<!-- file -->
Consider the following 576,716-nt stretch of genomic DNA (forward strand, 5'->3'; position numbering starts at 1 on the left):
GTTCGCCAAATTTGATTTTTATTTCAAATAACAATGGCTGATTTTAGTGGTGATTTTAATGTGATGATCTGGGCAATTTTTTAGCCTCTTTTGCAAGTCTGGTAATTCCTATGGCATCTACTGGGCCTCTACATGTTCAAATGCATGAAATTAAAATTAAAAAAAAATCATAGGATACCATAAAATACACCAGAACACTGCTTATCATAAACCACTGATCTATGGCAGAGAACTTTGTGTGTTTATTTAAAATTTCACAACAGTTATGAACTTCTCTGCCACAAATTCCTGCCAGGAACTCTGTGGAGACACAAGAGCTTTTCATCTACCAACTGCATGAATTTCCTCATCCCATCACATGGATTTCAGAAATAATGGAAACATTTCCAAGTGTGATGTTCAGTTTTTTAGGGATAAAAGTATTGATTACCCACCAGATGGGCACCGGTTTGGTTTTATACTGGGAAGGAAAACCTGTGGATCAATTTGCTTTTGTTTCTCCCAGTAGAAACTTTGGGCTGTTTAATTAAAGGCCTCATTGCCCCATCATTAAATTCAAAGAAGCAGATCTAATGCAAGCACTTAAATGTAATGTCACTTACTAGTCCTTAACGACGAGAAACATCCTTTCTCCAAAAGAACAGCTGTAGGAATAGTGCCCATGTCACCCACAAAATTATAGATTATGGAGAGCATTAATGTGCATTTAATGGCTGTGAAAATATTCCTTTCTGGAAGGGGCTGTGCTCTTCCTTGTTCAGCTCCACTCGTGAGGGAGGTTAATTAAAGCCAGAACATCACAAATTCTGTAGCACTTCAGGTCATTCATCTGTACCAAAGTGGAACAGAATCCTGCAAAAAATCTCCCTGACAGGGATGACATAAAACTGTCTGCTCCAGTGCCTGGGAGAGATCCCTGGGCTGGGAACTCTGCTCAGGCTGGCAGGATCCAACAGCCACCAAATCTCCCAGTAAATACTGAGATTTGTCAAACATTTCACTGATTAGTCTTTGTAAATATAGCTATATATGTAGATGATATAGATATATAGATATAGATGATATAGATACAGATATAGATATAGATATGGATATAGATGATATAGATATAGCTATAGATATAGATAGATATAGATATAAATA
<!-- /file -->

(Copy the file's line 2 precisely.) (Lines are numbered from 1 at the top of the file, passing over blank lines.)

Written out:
GTTCGCCAAATTTGATTTTTATTTCAAATAACAATGGCTGATTTTAGTGGTGATTTTAATGTGATGATCTGGGCAATTTTTTAGCCTCTTTTGCAAGTCTGGTAATTCCTATGGCATCTACTGGGCCTCTACATGTTCAAATGCATGAAATTAAAATTAAAAAAAAATCATAGGATACCATAAAATACACCAGAACACTGCTTATCATAAACCACTGATCTATGGCAGAGAACTTTGTGTGTTTATTTAAAATTTCACAACAGTTATGAACTTCTCTGCCACAAATTCCTGCCAGGAACTCTGTGGAGACACAAGAGCTTTTCATCTACCAACTGCATGAATTTCCTCATCCCATCACATGGATTTCAGAAATAATGGAAACATTTCCAAGTGTGATGTTCAGTTTTTTAGGGATAAAAGTATTGATTACCCACCAGATGGGCACCGGTTTGGTTTTATACTGGGAAGGAAAACCTGTGGATCAATTTGCTTTTGTTTCTCCCAGTAGAAACTTTGGGCTGTTTAATTAAAGGCCTCATTGCCCCATCATTAAATTCAAAGAAGCAGATCTAATGCAAGCACTTAAATGTAATGTCACTTACTAGTCCTTAACGACGAGAAACATCCTTTCTCCAAAAGAACAGCTGTAGGAATAGTGCCCATGTCACCCACAAAATTATAGATTATGGAGAGCATTAATGTGCATTTAATGGCTGTGAAAATATTCCTTTCTGGAAGGGGCTGTGCTCTTCCTTGTTCAGCTCCACTCGTGAGGGAGGTTAATTAAAGCCAGAACATCACAAATTCTGTAGCACTTCAGGTCATTCATCTGTACCAAAGTGGAACAGAATCCTGCAAAAAATCTCCCTGACAGGGATGACATAAAACTGTCTGCTCCAGTGCCTGGGAGAGATCCCTGGGCTGGGAACTCTGCTCAGGCTGGCAGGATCCAACAGCCACCAAATCTCCCAGTAAATACTGAGATTTGTCAAACATTTCACTGATTAGTCTTTGTAAATATAGCTATATATGTAGATGATATAGATATATAGATATAGATGATATAGATACAGATATAGATATAGATATGGATATAGATGATATAGATATAGCTATAGATATAGATAGATATAGATATAAATA